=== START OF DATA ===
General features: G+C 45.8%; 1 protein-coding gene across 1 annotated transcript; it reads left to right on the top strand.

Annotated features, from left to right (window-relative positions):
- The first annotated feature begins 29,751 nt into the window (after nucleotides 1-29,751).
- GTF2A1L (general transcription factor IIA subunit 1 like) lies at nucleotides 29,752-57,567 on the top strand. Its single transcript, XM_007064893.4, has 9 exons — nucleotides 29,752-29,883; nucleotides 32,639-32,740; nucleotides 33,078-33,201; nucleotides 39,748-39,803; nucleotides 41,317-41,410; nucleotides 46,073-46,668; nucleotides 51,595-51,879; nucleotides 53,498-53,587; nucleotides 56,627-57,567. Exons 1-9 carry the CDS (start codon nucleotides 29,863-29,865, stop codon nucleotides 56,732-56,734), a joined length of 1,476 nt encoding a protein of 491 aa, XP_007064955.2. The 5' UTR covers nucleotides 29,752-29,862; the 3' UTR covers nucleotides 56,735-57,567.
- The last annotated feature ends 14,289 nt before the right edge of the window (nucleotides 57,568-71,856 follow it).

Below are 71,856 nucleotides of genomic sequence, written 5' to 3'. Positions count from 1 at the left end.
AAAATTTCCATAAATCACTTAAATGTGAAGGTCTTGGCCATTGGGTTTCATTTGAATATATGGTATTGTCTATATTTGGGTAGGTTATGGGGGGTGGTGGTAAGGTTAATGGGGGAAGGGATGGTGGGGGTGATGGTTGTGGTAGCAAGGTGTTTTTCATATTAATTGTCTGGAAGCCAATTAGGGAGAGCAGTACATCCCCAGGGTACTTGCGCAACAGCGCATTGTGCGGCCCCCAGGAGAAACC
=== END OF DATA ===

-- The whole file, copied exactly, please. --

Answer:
General features: G+C 45.8%; 1 protein-coding gene across 1 annotated transcript; it reads left to right on the top strand.

Annotated features, from left to right (window-relative positions):
- The first annotated feature begins 29,751 nt into the window (after nucleotides 1-29,751).
- GTF2A1L (general transcription factor IIA subunit 1 like) lies at nucleotides 29,752-57,567 on the top strand. Its single transcript, XM_007064893.4, has 9 exons — nucleotides 29,752-29,883; nucleotides 32,639-32,740; nucleotides 33,078-33,201; nucleotides 39,748-39,803; nucleotides 41,317-41,410; nucleotides 46,073-46,668; nucleotides 51,595-51,879; nucleotides 53,498-53,587; nucleotides 56,627-57,567. Exons 1-9 carry the CDS (start codon nucleotides 29,863-29,865, stop codon nucleotides 56,732-56,734), a joined length of 1,476 nt encoding a protein of 491 aa, XP_007064955.2. The 5' UTR covers nucleotides 29,752-29,862; the 3' UTR covers nucleotides 56,735-57,567.
- The last annotated feature ends 14,289 nt before the right edge of the window (nucleotides 57,568-71,856 follow it).

Below are 71,856 nucleotides of genomic sequence, written 5' to 3'. Positions count from 1 at the left end.
AAAATTTCCATAAATCACTTAAATGTGAAGGTCTTGGCCATTGGGTTTCATTTGAATATATGGTATTGTCTATATTTGGGTAGGTTATGGGGGGTGGTGGTAAGGTTAATGGGGGAAGGGATGGTGGGGGTGATGGTTGTGGTAGCAAGGTGTTTTTCATATTAATTGTCTGGAAGCCAATTAGGGAGAGCAGTACATCCCCAGGGTACTTGCGCAACAGCGCATTGTGCGGCCCCCAGGAGAAACC